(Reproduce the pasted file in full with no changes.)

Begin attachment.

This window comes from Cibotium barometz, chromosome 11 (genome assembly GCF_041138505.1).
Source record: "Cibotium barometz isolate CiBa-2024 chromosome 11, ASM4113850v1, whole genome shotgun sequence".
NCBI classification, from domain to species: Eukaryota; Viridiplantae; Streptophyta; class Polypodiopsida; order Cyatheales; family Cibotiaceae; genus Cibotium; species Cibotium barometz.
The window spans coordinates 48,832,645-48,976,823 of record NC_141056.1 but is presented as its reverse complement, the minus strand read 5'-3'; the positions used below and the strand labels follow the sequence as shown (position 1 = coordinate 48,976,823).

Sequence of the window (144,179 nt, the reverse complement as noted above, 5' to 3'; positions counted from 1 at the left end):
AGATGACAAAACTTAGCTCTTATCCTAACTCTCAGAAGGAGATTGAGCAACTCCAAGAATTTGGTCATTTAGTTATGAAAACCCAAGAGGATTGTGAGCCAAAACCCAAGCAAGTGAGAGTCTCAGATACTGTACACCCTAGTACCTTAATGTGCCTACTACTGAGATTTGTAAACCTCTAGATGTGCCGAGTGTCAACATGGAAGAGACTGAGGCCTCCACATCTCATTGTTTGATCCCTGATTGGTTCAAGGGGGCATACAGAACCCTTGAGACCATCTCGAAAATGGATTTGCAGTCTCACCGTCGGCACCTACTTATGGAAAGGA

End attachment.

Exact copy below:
This window comes from Cibotium barometz, chromosome 11 (genome assembly GCF_041138505.1).
Source record: "Cibotium barometz isolate CiBa-2024 chromosome 11, ASM4113850v1, whole genome shotgun sequence".
NCBI classification, from domain to species: Eukaryota; Viridiplantae; Streptophyta; class Polypodiopsida; order Cyatheales; family Cibotiaceae; genus Cibotium; species Cibotium barometz.
The window spans coordinates 48,832,645-48,976,823 of record NC_141056.1 but is presented as its reverse complement, the minus strand read 5'-3'; the positions used below and the strand labels follow the sequence as shown (position 1 = coordinate 48,976,823).

Sequence of the window (144,179 nt, the reverse complement as noted above, 5' to 3'; positions counted from 1 at the left end):
AGATGACAAAACTTAGCTCTTATCCTAACTCTCAGAAGGAGATTGAGCAACTCCAAGAATTTGGTCATTTAGTTATGAAAACCCAAGAGGATTGTGAGCCAAAACCCAAGCAAGTGAGAGTCTCAGATACTGTACACCCTAGTACCTTAATGTGCCTACTACTGAGATTTGTAAACCTCTAGATGTGCCGAGTGTCAACATGGAAGAGACTGAGGCCTCCACATCTCATTGTTTGATCCCTGATTGGTTCAAGGGGGCATACAGAACCCTTGAGACCATCTCGAAAATGGATTTGCAGTCTCACCGTCGGCACCTACTTATGGAAAGGA